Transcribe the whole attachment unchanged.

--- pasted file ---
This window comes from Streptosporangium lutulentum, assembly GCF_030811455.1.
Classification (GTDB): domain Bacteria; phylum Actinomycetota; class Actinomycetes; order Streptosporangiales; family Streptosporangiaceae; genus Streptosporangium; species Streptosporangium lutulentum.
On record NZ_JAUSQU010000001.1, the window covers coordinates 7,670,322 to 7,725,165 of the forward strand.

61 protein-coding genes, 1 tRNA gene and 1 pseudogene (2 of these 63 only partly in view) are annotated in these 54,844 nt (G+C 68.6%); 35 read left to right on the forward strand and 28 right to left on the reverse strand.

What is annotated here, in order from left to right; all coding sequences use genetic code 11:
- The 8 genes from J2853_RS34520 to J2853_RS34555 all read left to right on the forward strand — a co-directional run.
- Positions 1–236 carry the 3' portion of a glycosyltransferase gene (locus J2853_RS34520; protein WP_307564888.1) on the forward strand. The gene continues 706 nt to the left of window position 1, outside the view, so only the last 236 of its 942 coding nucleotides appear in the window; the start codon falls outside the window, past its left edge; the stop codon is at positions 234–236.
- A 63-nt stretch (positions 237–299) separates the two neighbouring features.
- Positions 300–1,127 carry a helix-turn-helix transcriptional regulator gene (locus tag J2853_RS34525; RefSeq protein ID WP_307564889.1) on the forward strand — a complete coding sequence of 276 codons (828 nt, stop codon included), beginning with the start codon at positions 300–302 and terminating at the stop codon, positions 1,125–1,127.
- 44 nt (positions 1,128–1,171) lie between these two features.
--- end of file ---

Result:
This window comes from Streptosporangium lutulentum, assembly GCF_030811455.1.
Classification (GTDB): domain Bacteria; phylum Actinomycetota; class Actinomycetes; order Streptosporangiales; family Streptosporangiaceae; genus Streptosporangium; species Streptosporangium lutulentum.
On record NZ_JAUSQU010000001.1, the window covers coordinates 7,670,322 to 7,725,165 of the forward strand.

61 protein-coding genes, 1 tRNA gene and 1 pseudogene (2 of these 63 only partly in view) are annotated in these 54,844 nt (G+C 68.6%); 35 read left to right on the forward strand and 28 right to left on the reverse strand.

What is annotated here, in order from left to right; all coding sequences use genetic code 11:
- The 8 genes from J2853_RS34520 to J2853_RS34555 all read left to right on the forward strand — a co-directional run.
- Positions 1–236 carry the 3' portion of a glycosyltransferase gene (locus J2853_RS34520; protein WP_307564888.1) on the forward strand. The gene continues 706 nt to the left of window position 1, outside the view, so only the last 236 of its 942 coding nucleotides appear in the window; the start codon falls outside the window, past its left edge; the stop codon is at positions 234–236.
- A 63-nt stretch (positions 237–299) separates the two neighbouring features.
- Positions 300–1,127 carry a helix-turn-helix transcriptional regulator gene (locus tag J2853_RS34525; RefSeq protein ID WP_307564889.1) on the forward strand — a complete coding sequence of 276 codons (828 nt, stop codon included), beginning with the start codon at positions 300–302 and terminating at the stop codon, positions 1,125–1,127.
- 44 nt (positions 1,128–1,171) lie between these two features.